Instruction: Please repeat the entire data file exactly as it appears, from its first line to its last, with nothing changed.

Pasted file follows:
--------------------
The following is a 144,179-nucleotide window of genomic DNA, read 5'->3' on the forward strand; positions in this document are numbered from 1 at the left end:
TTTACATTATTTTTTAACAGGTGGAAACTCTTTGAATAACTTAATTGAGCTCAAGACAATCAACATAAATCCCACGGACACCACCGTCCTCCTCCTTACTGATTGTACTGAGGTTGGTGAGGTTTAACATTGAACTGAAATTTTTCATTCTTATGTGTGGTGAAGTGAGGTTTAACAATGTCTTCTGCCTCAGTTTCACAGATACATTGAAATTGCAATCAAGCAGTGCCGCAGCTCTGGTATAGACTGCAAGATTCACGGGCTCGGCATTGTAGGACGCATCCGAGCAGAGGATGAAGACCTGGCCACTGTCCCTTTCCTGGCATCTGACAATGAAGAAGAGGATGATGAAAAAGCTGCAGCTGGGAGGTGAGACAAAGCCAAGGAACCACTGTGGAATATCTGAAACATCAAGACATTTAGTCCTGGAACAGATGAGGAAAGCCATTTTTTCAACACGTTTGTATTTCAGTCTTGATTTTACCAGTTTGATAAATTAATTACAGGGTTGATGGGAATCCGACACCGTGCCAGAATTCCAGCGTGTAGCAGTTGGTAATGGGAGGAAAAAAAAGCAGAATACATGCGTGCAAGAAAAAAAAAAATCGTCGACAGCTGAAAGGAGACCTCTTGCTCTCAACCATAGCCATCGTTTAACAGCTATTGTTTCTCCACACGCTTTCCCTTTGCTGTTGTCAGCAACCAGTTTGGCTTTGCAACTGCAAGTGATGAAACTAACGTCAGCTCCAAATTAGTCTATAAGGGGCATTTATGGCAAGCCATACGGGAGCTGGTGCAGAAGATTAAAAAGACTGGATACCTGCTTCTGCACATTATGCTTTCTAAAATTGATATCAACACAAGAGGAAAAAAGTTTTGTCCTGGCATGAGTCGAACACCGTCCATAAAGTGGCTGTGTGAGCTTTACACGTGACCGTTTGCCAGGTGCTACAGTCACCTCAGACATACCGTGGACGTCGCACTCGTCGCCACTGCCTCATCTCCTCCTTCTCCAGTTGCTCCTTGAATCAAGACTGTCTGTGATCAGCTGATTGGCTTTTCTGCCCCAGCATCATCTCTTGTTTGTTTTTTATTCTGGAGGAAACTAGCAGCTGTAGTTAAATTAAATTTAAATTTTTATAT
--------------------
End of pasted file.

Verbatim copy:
The following is a 144,179-nucleotide window of genomic DNA, read 5'->3' on the forward strand; positions in this document are numbered from 1 at the left end:
TTTACATTATTTTTTAACAGGTGGAAACTCTTTGAATAACTTAATTGAGCTCAAGACAATCAACATAAATCCCACGGACACCACCGTCCTCCTCCTTACTGATTGTACTGAGGTTGGTGAGGTTTAACATTGAACTGAAATTTTTCATTCTTATGTGTGGTGAAGTGAGGTTTAACAATGTCTTCTGCCTCAGTTTCACAGATACATTGAAATTGCAATCAAGCAGTGCCGCAGCTCTGGTATAGACTGCAAGATTCACGGGCTCGGCATTGTAGGACGCATCCGAGCAGAGGATGAAGACCTGGCCACTGTCCCTTTCCTGGCATCTGACAATGAAGAAGAGGATGATGAAAAAGCTGCAGCTGGGAGGTGAGACAAAGCCAAGGAACCACTGTGGAATATCTGAAACATCAAGACATTTAGTCCTGGAACAGATGAGGAAAGCCATTTTTTCAACACGTTTGTATTTCAGTCTTGATTTTACCAGTTTGATAAATTAATTACAGGGTTGATGGGAATCCGACACCGTGCCAGAATTCCAGCGTGTAGCAGTTGGTAATGGGAGGAAAAAAAAGCAGAATACATGCGTGCAAGAAAAAAAAAAATCGTCGACAGCTGAAAGGAGACCTCTTGCTCTCAACCATAGCCATCGTTTAACAGCTATTGTTTCTCCACACGCTTTCCCTTTGCTGTTGTCAGCAACCAGTTTGGCTTTGCAACTGCAAGTGATGAAACTAACGTCAGCTCCAAATTAGTCTATAAGGGGCATTTATGGCAAGCCATACGGGAGCTGGTGCAGAAGATTAAAAAGACTGGATACCTGCTTCTGCACATTATGCTTTCTAAAATTGATATCAACACAAGAGGAAAAAAGTTTTGTCCTGGCATGAGTCGAACACCGTCCATAAAGTGGCTGTGTGAGCTTTACACGTGACCGTTTGCCAGGTGCTACAGTCACCTCAGACATACCGTGGACGTCGCACTCGTCGCCACTGCCTCATCTCCTCCTTCTCCAGTTGCTCCTTGAATCAAGACTGTCTGTGATCAGCTGATTGGCTTTTCTGCCCCAGCATCATCTCTTGTTTGTTTTTTATTCTGGAGGAAACTAGCAGCTGTAGTTAAATTAAATTTAAATTTTTATAT